The building is a colonial adaption of several small "auditory" type churches built during the 1670s and 1680s by Christopher Wren and Robert Hooke in London after the Great Fire of 1666, and these, in turn, derive from an earlier Dutch precedent —the Nieuw Kirk in Haarlem, designed by Jacob van Campen in 1645. All are characterized by vaulted ceilings in the shape of a Greek cross within a square plan. St. Michael's expanded its footprint by one-third with an addition in 1728 of a new roof that covered the original triple gables. In its original configuration, the altar was on the east wall and the pulpit centered on the north wall. The colonial windows were arrayed in two tiers, square below and arched above.
In 1833, with the building in very poor condition, John Glover Hooper led renovations that moved the altar to the north wall with the pulpit, replaced the original box pews with the current enclosed slip pews, and and modified its two-tiered windows into single Gothic style lancet windows.
In 1978, a re-clapboarding of the entire church revealed previously unknown architectural and decorative art details of the original 1714 church building and subsequent modifications. Among them were two wooden trompe l’oeil window caps, painted to simulate glass and believed to be the oldest examples of their kind in the nation. An eighteenth-century wall sconce, with its glass globe largely intact, was also recovered and professionally restored. These and other recovered treasures were featured in a Currier Gallery of Art exhibition and catalog—Benes, Peter, and Zimmerman, Philip D: New England Meeting House and Church: 1630–1850, published by Boston University and The Currier Gallery of Art for The Dublin Seminar for New England Folklife, 1979.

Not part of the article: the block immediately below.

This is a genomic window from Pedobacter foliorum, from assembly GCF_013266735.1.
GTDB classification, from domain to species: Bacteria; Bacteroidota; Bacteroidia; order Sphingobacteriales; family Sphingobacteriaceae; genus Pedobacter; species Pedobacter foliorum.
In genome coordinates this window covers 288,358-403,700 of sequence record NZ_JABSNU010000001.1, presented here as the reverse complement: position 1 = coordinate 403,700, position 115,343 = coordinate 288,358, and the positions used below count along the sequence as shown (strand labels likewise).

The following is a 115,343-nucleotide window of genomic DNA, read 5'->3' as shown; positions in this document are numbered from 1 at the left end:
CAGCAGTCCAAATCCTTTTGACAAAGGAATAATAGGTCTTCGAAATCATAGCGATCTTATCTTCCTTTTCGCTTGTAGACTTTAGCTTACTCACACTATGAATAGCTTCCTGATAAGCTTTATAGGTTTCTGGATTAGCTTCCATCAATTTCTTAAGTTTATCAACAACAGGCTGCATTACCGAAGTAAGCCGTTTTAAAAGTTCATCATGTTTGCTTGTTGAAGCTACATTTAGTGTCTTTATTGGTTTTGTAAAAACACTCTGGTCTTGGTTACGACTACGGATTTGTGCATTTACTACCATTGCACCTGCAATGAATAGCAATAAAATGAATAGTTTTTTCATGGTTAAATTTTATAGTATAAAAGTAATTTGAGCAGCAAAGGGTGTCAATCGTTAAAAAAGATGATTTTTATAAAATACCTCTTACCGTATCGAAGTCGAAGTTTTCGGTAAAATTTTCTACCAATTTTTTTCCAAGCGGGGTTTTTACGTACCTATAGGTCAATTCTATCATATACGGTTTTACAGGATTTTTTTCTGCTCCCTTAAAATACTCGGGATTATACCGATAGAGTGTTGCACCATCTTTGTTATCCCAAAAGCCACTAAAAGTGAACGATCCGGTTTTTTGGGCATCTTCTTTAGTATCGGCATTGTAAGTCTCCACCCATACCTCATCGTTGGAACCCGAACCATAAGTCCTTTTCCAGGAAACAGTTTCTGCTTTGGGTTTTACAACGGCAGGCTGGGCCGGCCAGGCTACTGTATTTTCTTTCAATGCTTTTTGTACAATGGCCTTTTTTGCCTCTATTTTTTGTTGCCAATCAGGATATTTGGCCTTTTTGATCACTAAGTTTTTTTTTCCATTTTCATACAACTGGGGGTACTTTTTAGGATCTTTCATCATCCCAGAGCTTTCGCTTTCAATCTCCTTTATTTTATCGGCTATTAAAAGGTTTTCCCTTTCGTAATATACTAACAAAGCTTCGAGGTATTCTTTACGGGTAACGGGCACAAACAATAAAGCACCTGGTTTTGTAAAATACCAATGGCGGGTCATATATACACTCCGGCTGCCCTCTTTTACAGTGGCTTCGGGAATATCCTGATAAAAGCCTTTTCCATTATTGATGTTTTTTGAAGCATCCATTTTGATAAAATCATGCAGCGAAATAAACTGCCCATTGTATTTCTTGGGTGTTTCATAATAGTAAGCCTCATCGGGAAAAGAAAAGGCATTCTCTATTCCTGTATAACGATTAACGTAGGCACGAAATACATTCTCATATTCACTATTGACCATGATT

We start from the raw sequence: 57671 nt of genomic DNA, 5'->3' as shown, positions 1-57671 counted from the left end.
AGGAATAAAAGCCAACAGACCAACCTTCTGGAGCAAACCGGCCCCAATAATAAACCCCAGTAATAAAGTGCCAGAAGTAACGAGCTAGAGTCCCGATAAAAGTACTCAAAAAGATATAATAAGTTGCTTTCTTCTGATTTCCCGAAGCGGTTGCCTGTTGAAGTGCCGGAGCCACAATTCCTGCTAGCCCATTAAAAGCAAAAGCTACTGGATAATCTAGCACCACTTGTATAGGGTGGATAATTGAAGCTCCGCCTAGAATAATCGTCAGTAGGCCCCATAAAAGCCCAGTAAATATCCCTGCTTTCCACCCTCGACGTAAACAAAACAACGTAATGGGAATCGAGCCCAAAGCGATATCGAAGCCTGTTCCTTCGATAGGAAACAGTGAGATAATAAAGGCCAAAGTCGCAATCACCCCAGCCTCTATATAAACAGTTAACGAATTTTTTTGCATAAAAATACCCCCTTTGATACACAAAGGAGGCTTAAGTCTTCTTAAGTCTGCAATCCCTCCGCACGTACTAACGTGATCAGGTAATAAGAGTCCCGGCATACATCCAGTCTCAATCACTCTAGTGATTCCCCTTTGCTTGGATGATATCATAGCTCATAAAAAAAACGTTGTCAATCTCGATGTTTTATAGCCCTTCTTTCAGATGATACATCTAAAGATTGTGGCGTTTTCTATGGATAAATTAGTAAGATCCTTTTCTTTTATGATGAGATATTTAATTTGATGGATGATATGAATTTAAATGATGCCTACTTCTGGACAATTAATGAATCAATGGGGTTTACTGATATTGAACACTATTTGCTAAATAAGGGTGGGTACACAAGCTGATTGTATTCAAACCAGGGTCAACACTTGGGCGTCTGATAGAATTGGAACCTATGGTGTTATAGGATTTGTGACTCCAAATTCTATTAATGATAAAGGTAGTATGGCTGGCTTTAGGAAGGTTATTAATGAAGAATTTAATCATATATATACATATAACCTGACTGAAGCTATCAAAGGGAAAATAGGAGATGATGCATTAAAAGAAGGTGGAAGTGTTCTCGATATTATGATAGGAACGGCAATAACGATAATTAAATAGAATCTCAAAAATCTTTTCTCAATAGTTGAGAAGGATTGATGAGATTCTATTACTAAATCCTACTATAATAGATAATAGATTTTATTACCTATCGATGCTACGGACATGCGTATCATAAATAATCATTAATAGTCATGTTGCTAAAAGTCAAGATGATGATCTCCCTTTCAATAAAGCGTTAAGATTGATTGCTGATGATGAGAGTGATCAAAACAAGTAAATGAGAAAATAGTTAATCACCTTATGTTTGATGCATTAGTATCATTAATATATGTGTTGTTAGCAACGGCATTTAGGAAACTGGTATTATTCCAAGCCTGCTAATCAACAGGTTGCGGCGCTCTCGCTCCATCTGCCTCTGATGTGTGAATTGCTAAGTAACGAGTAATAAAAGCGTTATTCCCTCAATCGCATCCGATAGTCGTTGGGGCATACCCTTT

Coming soon! A gallery of old photographs and postcards depicting St. Michael's
“In Order to the Building and Erecting a Hansom Church in the Town of Marblehead”—from the original “Boock of Racords.”
1714 “Erected & raised a Church Sept. 2d of ye Dimensions following Vist 48 foot square, 23 foot had ye tower being 50 foot from ye Ground & 17 foot square And we Design ye Spire 53 foot Above ye Tower.”1
Windows were square below and round-topped above. Altar was placed on the east wall; the high pulpit on the north wall.
1718 First bell, which came from England, hung in bell tower.
1728 Church enlarged by moving the north wall back 15 feet and adding a new roof (the present one). Many new pews added.
1732 Twelve-branched brass chandelier and wrought iron suspension grill, made in England and given to St. Michael’s by John Elbridge, Esq., Collector of the Port of Bristol, England.
1754 First pipe organ installed.
1763 Singing gallery added.
1776 First bell cracked July 4th by jubilant Marbleheaders on learning of the signing of the Declaration of Independence.
1793 Steeple “taken down being rotten.”
1818 Present bell installed “Revere & Son – Boston 1818” inscribed on what was the parish’s third bell. The Revere Foundry melted down the 506 lb. 1802 bell and, with added metal, cast this new 930 lb. bell.
1833 Major renovation: pointed gothic windows with clear glass were cut into the east and west walls. The altar and reredos were moved from the east wall (churchyard side) to present location on the north wall with new pulpit and separate lectern. Original box pews replaced with 60 new “slip” pews on new floor. Western gallery was removed and upper walls were stenciled.
1888 The stained glass windows were installed by Redding, Baird & Company, including the Moses Window funded by members of the Massachusetts Senate through the efforts of Samuel Roads, Jr. New altar and sanctuary chairs were provided and interior walls elaborately frescoed.
1937 Present altar, riser, and communion rail installed. Unlike previous configurations, this riser and rail extend across the entire width of the church.
1973 St. Michael’s placed on the National Register of Historic Places.
1978 Entire church re-clapboarded, revealing previously unknown architectural and decorative art details of the original 1714 building and subsequent changes through the centuries.
1997 Two front rows of center pews removed to provide space for an altar close to the people and for baptisms, weddings, funerals, and other events.
1 Letter from Members of the Church of England in Marblehead to Sir Francis Nicholson, Nov. 27, 1714, in the possession of the Society for the Propagation of the Gospel in Foreign Parts.